The Norman Transcript

Features

June 1, 2007

The sleeping rainbow

By M.C. O’Bryant

For The Transcript

Capitol Reef National Park, located 175 miles or so south of Salt Lake City, Utah, has been labeled by many National Park aficionados as a “Best kept secret.” It is isolated, but, loyalists see the miles of harsh terrain surrounding its boundaries simply as nature’s bridal veil hiding the face of the park’s awe inspiring beauty. It is one of the most spectacular, yet, one of the least visited of the National Parks.

Those relatively few intrepid adventurous enthusiasts who arrive at the park are gloriously rewarded with a vast assortment of cascading colors and fantasyland rock formations. The park’s delightful array of hoodoos and stunning vermillion cliffs has made it a must see, when touring Utah’s much ballyhooed, Standing up country, which encompasses two other National Parks, Zion and Bryce canyon. Hoodoos, stone formations found in abundance throughout the region, have been shaped by the forces of nature to look to the imaginative mind like caricatures of both man and beast.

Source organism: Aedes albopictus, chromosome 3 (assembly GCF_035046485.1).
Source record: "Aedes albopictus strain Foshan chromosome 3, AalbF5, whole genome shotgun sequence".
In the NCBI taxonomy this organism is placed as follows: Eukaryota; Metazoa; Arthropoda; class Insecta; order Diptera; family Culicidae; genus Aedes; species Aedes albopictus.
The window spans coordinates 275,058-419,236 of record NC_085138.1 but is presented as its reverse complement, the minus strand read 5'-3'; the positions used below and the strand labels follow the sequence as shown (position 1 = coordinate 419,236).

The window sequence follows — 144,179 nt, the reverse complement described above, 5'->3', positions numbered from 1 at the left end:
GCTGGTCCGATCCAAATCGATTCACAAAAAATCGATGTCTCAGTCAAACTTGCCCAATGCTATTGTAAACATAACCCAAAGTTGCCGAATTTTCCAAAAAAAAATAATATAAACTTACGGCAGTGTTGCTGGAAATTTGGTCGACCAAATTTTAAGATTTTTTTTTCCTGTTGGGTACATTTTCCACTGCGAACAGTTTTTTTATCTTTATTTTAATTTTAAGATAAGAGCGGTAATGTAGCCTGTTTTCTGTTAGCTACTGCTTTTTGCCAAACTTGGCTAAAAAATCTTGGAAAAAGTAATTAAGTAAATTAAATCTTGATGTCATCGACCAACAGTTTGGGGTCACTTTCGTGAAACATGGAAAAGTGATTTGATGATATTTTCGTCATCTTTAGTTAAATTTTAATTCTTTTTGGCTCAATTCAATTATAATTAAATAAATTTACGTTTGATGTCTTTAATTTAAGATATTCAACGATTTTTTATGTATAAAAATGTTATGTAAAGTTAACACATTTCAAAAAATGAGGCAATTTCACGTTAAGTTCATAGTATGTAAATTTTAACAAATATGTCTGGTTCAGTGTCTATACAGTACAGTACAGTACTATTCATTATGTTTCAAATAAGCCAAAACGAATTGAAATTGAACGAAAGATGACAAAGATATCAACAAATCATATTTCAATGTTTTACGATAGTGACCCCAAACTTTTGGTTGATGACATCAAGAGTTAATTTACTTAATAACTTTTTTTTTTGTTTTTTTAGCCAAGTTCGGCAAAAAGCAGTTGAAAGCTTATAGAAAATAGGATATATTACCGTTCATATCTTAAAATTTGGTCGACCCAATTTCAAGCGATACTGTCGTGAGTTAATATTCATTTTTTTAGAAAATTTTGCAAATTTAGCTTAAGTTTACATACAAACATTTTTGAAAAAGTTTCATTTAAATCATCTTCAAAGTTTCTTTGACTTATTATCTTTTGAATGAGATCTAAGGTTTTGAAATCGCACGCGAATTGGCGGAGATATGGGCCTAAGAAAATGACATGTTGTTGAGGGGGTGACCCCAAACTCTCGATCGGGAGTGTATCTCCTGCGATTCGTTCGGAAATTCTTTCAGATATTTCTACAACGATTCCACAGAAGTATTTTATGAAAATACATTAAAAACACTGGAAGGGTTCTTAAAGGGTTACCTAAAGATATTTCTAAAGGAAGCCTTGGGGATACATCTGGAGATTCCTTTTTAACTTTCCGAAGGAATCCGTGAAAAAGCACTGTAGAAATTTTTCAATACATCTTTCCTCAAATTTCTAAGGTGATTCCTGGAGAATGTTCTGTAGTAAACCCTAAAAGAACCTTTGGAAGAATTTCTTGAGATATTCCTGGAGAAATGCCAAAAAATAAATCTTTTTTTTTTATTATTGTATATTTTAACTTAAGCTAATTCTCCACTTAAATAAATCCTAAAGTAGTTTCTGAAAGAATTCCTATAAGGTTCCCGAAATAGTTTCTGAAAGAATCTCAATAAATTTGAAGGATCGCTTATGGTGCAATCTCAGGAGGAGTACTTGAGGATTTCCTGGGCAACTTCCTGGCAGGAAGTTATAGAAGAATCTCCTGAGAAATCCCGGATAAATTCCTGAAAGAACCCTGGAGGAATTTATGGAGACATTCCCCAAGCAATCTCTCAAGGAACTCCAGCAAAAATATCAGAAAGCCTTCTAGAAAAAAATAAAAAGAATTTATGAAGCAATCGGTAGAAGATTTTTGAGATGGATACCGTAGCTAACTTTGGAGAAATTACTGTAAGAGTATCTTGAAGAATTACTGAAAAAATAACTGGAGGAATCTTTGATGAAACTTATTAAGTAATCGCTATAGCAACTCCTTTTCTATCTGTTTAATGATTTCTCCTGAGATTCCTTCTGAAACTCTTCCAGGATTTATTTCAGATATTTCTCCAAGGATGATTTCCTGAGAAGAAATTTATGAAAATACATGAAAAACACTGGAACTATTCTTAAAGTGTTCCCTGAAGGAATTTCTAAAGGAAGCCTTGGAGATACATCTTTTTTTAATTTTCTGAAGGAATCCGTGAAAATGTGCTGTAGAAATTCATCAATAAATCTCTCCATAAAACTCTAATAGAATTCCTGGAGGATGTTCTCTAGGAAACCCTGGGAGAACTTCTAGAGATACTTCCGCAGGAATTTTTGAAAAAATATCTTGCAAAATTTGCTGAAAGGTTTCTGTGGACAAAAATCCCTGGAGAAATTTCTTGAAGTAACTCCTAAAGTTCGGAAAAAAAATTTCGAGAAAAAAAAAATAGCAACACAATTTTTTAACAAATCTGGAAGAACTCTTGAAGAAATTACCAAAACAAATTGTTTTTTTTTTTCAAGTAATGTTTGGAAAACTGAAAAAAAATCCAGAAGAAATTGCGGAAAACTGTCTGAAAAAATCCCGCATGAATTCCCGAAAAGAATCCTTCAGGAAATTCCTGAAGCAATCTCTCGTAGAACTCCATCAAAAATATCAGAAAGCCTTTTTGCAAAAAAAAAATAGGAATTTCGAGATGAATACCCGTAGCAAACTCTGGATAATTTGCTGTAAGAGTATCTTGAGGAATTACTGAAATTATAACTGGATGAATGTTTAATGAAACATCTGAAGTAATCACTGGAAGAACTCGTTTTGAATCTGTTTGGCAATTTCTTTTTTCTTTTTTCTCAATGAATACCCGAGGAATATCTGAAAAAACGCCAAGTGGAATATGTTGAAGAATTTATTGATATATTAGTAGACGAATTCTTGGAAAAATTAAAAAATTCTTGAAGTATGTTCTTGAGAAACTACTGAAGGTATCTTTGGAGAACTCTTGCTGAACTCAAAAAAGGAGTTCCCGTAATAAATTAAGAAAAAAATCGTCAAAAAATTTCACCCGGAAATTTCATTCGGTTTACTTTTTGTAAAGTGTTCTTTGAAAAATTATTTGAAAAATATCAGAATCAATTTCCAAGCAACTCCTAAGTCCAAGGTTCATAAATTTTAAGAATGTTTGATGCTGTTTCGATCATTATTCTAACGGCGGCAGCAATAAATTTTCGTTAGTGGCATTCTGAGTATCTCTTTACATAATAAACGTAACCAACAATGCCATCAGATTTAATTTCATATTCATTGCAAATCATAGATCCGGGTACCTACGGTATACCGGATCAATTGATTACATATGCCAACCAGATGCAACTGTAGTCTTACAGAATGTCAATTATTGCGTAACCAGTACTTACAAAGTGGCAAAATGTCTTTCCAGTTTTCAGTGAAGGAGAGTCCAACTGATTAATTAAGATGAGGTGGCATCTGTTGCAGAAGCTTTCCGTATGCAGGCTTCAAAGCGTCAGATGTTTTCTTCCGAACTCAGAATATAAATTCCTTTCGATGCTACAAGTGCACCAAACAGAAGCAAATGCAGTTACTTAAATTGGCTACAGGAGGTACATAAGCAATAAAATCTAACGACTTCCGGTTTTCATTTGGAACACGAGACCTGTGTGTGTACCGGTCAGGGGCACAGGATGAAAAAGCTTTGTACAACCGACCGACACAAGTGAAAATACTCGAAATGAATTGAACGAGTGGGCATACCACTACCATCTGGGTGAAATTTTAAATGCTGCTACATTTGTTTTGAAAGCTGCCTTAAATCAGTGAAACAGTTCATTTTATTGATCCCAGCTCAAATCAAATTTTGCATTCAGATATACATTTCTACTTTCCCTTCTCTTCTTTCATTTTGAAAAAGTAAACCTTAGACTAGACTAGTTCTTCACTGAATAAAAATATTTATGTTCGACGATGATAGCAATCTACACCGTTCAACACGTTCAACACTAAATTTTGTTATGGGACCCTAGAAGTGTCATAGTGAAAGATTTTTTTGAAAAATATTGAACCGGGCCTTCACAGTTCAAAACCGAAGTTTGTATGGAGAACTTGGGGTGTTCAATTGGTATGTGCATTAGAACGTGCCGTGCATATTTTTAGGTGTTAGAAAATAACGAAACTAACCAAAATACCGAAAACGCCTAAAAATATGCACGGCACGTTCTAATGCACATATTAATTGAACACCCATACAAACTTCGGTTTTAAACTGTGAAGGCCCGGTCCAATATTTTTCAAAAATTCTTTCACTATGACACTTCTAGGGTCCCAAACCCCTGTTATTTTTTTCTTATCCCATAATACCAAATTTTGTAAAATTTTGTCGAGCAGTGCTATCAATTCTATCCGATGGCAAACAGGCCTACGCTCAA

A ‘young’ park

One of the lesser-known national parks not only because of its remoteness but, also because of its relatively young age (not having been designated as a national park until 1971), Capitol Reef abounds with storied accounts of its early inhabitants ranging from early Mormon pioneers who envisioned building exalted communities where angels might abide, to an impenetrable hideaway for what could well be America’s most romanticized outlaws, Butch Cassidy and the Sun Dance Kid.

In the late 1800s a vein of uranium (the stuff of which atomic bombs are made), was discovered in a mountainside near what is today the north end of the park. Three quarters of a century before Einstein’s formula E-MC2 led to the use of radioactive uranium, from other sources, to build atomic bombs that ultimately ended World War II, local entrepreneurs were busy selling tonics laced with uranium taken from the Capitol Reef mines as a cure for rheumatism. The practice, long since recognized as a very bad idea, was halted and today, access to the mineshafts is barred by iron grating welded into place at the mine entrances. What happened to the arthritic sufferers who imbibed the uranium cocktails remains a mystery.

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